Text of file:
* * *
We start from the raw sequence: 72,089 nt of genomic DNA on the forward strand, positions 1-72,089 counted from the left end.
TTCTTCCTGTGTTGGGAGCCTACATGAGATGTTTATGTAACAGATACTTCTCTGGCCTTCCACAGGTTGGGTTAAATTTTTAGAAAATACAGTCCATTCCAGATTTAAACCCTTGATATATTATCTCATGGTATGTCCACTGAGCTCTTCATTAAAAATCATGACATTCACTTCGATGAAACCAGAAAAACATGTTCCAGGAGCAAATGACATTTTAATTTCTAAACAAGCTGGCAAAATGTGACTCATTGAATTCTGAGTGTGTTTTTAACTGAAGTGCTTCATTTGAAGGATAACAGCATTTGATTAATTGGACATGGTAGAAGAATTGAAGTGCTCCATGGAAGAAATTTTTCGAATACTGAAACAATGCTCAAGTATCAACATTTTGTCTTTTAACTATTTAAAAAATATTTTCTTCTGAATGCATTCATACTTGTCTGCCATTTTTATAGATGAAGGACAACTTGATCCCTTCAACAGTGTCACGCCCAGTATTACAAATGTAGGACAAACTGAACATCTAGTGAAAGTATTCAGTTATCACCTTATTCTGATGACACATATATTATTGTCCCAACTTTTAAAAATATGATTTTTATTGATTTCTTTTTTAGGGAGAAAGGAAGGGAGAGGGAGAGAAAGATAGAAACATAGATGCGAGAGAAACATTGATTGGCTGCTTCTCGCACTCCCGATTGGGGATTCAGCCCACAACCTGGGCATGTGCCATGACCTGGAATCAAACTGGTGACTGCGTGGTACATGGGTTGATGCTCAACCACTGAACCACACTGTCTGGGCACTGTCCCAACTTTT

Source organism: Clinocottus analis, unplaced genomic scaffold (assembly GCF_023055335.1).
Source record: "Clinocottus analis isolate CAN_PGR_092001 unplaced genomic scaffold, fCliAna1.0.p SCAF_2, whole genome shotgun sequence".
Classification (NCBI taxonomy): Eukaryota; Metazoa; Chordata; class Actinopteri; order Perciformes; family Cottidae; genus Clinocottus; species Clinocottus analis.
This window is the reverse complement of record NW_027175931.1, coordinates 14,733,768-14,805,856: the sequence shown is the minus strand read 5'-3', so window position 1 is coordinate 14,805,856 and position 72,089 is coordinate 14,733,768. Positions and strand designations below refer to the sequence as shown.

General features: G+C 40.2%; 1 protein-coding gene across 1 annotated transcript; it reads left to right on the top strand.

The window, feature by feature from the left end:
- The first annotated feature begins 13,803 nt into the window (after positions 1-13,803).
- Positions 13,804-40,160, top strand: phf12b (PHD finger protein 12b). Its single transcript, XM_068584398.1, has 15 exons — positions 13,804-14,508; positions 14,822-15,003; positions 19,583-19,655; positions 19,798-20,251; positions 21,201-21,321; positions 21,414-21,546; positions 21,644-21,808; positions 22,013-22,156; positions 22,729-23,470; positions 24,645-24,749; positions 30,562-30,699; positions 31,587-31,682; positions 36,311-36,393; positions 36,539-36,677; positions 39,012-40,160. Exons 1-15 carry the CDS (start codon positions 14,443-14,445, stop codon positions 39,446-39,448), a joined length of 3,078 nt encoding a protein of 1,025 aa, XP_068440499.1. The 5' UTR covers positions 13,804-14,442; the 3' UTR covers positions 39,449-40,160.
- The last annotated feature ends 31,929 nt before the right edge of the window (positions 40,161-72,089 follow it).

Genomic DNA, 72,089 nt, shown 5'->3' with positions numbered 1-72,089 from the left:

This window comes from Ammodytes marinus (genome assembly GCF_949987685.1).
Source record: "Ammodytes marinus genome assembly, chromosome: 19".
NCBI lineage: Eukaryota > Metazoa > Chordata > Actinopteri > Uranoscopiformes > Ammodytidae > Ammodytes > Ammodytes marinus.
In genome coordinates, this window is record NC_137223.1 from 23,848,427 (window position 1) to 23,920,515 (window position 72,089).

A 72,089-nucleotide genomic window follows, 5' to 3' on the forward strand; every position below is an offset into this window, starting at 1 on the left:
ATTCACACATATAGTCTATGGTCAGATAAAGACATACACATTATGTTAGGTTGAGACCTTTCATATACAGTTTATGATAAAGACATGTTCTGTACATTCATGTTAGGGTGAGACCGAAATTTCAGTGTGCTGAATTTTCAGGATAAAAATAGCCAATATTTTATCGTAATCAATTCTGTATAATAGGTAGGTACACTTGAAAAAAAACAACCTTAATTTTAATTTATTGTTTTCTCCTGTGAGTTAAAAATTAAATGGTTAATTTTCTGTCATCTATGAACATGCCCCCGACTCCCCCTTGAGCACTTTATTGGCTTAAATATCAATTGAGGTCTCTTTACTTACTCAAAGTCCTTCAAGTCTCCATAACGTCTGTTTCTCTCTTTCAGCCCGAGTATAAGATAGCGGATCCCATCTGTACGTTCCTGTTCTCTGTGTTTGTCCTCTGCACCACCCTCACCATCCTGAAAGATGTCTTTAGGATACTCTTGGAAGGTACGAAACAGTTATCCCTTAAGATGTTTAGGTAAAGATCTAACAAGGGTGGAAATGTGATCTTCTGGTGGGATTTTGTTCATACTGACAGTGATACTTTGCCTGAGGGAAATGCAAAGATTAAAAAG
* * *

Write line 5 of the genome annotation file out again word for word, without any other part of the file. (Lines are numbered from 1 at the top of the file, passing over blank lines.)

Classification (NCBI taxonomy): Eukaryota; Metazoa; Chordata; class Actinopteri; order Perciformes; family Cottidae; genus Clinocottus; species Clinocottus analis.